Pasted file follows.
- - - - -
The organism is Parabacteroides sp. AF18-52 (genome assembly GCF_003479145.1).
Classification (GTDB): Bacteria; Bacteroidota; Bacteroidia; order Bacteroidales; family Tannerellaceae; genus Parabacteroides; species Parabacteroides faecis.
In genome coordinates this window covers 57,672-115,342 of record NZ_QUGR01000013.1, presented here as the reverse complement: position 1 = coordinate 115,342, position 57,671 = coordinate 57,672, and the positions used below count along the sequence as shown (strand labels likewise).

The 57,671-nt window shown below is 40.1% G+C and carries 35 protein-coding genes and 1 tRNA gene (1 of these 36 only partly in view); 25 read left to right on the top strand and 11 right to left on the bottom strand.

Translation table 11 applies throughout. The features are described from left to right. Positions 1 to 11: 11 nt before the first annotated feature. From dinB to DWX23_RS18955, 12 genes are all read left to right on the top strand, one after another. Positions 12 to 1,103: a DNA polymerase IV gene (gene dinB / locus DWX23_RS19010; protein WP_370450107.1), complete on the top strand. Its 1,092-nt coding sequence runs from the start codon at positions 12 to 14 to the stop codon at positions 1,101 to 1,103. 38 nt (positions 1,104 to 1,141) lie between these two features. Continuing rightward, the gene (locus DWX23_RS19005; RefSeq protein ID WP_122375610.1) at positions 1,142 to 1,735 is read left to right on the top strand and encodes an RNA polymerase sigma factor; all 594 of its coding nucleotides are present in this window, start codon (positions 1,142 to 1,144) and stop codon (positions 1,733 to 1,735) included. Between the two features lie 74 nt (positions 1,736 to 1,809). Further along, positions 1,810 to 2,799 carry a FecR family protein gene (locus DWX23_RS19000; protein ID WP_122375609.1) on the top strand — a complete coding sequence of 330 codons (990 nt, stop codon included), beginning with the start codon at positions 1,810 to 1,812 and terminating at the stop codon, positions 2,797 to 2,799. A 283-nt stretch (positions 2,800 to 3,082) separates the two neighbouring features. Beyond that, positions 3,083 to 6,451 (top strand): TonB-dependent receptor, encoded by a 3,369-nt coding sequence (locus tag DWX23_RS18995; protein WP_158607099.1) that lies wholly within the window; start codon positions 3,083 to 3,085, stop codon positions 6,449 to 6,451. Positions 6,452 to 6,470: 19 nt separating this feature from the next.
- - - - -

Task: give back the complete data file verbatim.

The organism is Parabacteroides sp. AF18-52 (genome assembly GCF_003479145.1).
Classification (GTDB): Bacteria; Bacteroidota; Bacteroidia; order Bacteroidales; family Tannerellaceae; genus Parabacteroides; species Parabacteroides faecis.
In genome coordinates this window covers 57,672-115,342 of record NZ_QUGR01000013.1, presented here as the reverse complement: position 1 = coordinate 115,342, position 57,671 = coordinate 57,672, and the positions used below count along the sequence as shown (strand labels likewise).

The 57,671-nt window shown below is 40.1% G+C and carries 35 protein-coding genes and 1 tRNA gene (1 of these 36 only partly in view); 25 read left to right on the top strand and 11 right to left on the bottom strand.

Translation table 11 applies throughout. The features are described from left to right. Positions 1 to 11: 11 nt before the first annotated feature. From dinB to DWX23_RS18955, 12 genes are all read left to right on the top strand, one after another. Positions 12 to 1,103: a DNA polymerase IV gene (gene dinB / locus DWX23_RS19010; protein WP_370450107.1), complete on the top strand. Its 1,092-nt coding sequence runs from the start codon at positions 12 to 14 to the stop codon at positions 1,101 to 1,103. 38 nt (positions 1,104 to 1,141) lie between these two features. Continuing rightward, the gene (locus DWX23_RS19005; RefSeq protein ID WP_122375610.1) at positions 1,142 to 1,735 is read left to right on the top strand and encodes an RNA polymerase sigma factor; all 594 of its coding nucleotides are present in this window, start codon (positions 1,142 to 1,144) and stop codon (positions 1,733 to 1,735) included. Between the two features lie 74 nt (positions 1,736 to 1,809). Further along, positions 1,810 to 2,799 carry a FecR family protein gene (locus DWX23_RS19000; protein ID WP_122375609.1) on the top strand — a complete coding sequence of 330 codons (990 nt, stop codon included), beginning with the start codon at positions 1,810 to 1,812 and terminating at the stop codon, positions 2,797 to 2,799. A 283-nt stretch (positions 2,800 to 3,082) separates the two neighbouring features. Beyond that, positions 3,083 to 6,451 (top strand): TonB-dependent receptor, encoded by a 3,369-nt coding sequence (locus tag DWX23_RS18995; protein WP_158607099.1) that lies wholly within the window; start codon positions 3,083 to 3,085, stop codon positions 6,449 to 6,451. Positions 6,452 to 6,470: 19 nt separating this feature from the next.